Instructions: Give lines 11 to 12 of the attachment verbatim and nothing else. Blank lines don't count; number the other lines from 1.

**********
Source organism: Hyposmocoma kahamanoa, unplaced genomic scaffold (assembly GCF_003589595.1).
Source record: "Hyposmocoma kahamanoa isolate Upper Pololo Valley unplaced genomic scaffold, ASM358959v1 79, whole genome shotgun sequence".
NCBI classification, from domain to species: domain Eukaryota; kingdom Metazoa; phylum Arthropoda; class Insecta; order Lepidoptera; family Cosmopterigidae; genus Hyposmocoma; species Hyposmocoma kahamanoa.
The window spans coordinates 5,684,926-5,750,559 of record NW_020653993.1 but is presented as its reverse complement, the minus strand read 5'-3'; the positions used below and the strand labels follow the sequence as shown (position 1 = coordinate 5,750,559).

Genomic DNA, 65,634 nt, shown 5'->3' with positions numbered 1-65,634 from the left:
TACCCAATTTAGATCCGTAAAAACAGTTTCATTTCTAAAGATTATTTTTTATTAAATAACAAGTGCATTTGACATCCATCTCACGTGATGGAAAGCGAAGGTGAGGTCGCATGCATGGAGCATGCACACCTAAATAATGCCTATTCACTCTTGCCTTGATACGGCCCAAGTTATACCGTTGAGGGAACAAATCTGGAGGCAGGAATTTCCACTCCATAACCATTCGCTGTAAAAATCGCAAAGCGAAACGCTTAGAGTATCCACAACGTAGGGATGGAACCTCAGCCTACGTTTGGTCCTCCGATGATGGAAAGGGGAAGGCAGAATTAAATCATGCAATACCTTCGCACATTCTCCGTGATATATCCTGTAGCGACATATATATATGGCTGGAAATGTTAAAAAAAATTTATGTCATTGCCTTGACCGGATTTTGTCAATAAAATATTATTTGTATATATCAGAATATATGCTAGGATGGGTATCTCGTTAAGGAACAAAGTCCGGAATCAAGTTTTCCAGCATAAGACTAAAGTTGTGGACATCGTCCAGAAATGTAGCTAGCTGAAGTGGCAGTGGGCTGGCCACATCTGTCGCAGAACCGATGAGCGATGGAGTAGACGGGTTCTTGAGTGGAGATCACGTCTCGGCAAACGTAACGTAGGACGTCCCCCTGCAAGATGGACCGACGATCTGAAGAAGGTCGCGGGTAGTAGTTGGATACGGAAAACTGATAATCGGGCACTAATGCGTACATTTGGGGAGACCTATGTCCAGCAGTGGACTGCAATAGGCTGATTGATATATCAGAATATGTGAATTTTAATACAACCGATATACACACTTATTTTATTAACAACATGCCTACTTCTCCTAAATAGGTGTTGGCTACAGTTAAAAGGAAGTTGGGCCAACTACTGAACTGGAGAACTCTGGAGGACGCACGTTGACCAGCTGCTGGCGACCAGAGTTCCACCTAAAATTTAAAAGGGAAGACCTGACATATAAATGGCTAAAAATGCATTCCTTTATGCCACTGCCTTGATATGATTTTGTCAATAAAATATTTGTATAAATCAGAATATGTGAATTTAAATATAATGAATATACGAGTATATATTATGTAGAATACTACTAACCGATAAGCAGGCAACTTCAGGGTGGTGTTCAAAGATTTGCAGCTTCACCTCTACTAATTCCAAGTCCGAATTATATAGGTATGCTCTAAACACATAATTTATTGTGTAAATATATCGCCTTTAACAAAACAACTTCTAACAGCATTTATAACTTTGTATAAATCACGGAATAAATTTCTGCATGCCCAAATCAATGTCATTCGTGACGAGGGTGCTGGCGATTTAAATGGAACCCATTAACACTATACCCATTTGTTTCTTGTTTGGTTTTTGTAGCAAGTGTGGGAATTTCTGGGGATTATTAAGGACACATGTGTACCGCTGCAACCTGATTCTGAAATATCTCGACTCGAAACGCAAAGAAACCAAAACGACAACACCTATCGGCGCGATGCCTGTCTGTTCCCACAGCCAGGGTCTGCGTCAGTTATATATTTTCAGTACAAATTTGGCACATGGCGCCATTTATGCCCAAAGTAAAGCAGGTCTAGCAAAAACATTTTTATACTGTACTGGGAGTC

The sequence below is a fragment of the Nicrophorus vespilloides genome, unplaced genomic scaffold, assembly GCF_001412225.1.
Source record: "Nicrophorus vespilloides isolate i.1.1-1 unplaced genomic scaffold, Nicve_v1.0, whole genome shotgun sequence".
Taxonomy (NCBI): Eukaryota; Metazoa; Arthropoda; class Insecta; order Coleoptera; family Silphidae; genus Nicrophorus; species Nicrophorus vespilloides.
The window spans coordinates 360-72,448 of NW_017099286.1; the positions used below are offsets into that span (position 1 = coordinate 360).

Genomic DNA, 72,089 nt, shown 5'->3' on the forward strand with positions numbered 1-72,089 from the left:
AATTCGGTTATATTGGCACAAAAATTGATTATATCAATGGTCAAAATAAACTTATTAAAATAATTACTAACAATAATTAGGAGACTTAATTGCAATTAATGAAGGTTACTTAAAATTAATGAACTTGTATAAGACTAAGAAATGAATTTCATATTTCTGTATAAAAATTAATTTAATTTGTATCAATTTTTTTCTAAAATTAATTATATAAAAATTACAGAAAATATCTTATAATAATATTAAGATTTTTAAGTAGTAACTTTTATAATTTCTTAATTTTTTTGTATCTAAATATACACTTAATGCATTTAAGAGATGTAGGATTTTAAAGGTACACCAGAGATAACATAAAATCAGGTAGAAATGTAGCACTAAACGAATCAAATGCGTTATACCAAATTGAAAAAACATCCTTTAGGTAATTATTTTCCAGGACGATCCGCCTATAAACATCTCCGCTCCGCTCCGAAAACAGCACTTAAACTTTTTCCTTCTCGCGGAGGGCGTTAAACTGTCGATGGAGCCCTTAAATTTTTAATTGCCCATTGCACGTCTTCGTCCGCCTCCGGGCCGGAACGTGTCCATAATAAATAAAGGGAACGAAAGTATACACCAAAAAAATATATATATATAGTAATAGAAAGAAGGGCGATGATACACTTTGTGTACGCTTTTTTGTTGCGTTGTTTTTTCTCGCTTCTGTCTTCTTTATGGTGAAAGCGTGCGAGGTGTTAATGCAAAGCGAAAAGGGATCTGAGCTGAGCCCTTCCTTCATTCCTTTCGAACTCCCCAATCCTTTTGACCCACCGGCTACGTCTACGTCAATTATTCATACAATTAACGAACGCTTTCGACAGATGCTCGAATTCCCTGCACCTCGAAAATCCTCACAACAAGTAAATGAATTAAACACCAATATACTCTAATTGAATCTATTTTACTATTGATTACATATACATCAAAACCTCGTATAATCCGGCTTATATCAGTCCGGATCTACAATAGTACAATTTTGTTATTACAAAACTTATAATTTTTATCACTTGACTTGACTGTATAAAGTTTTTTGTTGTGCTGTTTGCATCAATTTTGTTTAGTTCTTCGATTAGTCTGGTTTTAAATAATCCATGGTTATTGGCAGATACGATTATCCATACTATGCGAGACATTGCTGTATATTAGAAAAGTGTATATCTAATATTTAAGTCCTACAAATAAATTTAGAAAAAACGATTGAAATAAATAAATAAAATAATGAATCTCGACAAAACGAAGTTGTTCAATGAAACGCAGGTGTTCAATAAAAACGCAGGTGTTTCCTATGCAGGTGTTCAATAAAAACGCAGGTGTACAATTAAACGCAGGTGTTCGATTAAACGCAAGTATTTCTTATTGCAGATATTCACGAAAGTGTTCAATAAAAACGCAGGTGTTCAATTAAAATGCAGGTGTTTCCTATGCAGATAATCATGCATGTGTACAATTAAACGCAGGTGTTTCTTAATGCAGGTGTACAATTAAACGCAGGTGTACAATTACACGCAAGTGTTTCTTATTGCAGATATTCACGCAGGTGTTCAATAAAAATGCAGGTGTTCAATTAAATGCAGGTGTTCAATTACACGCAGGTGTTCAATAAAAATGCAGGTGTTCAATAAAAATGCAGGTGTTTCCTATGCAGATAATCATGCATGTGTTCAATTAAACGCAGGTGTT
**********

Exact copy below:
Genomic DNA, 72,089 nt, shown 5'->3' on the forward strand with positions numbered 1-72,089 from the left:
AATTCGGTTATATTGGCACAAAAATTGATTATATCAATGGTCAAAATAAACTTATTAAAATAATTACTAACAATAATTAGGAGACTTAATTGCAATTAATGAAGGTTACTTAAAATTAATGAACTTGTATAAGACTAAGAAATGAATTTCATATTTCTGTATAAAAATTAATTTAATTTGTATCAATTTTTTTCTAAAATTAATTATATAAAAATTACAGAAAATATCTTATAATAATATTAAGATTTTTAAGTAGTAACTTTTATAATTTCTTAATTTTTTTGTATCTAAATATACACTTAATGCATTTAAGAGATGTAGGATTTTAAAGGTACACCAGAGATAACATAAAATCAGGTAGAAATGTAGCACTAAACGAATCAAATGCGTTATACCAAATTGAAAAAACATCCTTTAGGTAATTATTTTCCAGGACGATCCGCCTATAAACATCTCCGCTCCGCTCCGAAAACAGCACTTAAACTTTTTCCTTCTCGCGGAGGGCGTTAAACTGTCGATGGAGCCCTTAAATTTTTAATTGCCCATTGCACGTCTTCGTCCGCCTCCGGGCCGGAACGTGTCCATAATAAATAAAGGGAACGAAAGTATACACCAAAAAAATATATATATATAGTAATAGAAAGAAGGGCGATGATACACTTTGTGTACGCTTTTTTGTTGCGTTGTTTTTTCTCGCTTCTGTCTTCTTTATGGTGAAAGCGTGCGAGGTGTTAATGCAAAGCGAAAAGGGATCTGAGCTGAGCCCTTCCTTCATTCCTTTCGAACTCCCCAATCCTTTTGACCCACCGGCTACGTCTACGTCAATTATTCATACAATTAACGAACGCTTTCGACAGATGCTCGAATTCCCTGCACCTCGAAAATCCTCACAACAAGTAAATGAATTAAACACCAATATACTCTAATTGAATCTATTTTACTATTGATTACATATACATCAAAACCTCGTATAATCCGGCTTATATCAGTCCGGATCTACAATAGTACAATTTTGTTATTACAAAACTTATAATTTTTATCACTTGACTTGACTGTATAAAGTTTTTTGTTGTGCTGTTTGCATCAATTTTGTTTAGTTCTTCGATTAGTCTGGTTTTAAATAATCCATGGTTATTGGCAGATACGATTATCCATACTATGCGAGACATTGCTGTATATTAGAAAAGTGTATATCTAATATTTAAGTCCTACAAATAAATTTAGAAAAAACGATTGAAATAAATAAATAAAATAATGAATCTCGACAAAACGAAGTTGTTCAATGAAACGCAGGTGTTCAATAAAAACGCAGGTGTTTCCTATGCAGGTGTTCAATAAAAACGCAGGTGTACAATTAAACGCAGGTGTTCGATTAAACGCAAGTATTTCTTATTGCAGATATTCACGAAAGTGTTCAATAAAAACGCAGGTGTTCAATTAAAATGCAGGTGTTTCCTATGCAGATAATCATGCATGTGTACAATTAAACGCAGGTGTTTCTTAATGCAGGTGTACAATTAAACGCAGGTGTACAATTACACGCAAGTGTTTCTTATTGCAGATATTCACGCAGGTGTTCAATAAAAATGCAGGTGTTCAATTAAATGCAGGTGTTCAATTACACGCAGGTGTTCAATAAAAATGCAGGTGTTCAATAAAAATGCAGGTGTTTCCTATGCAGATAATCATGCATGTGTTCAATTAAACGCAGGTGTT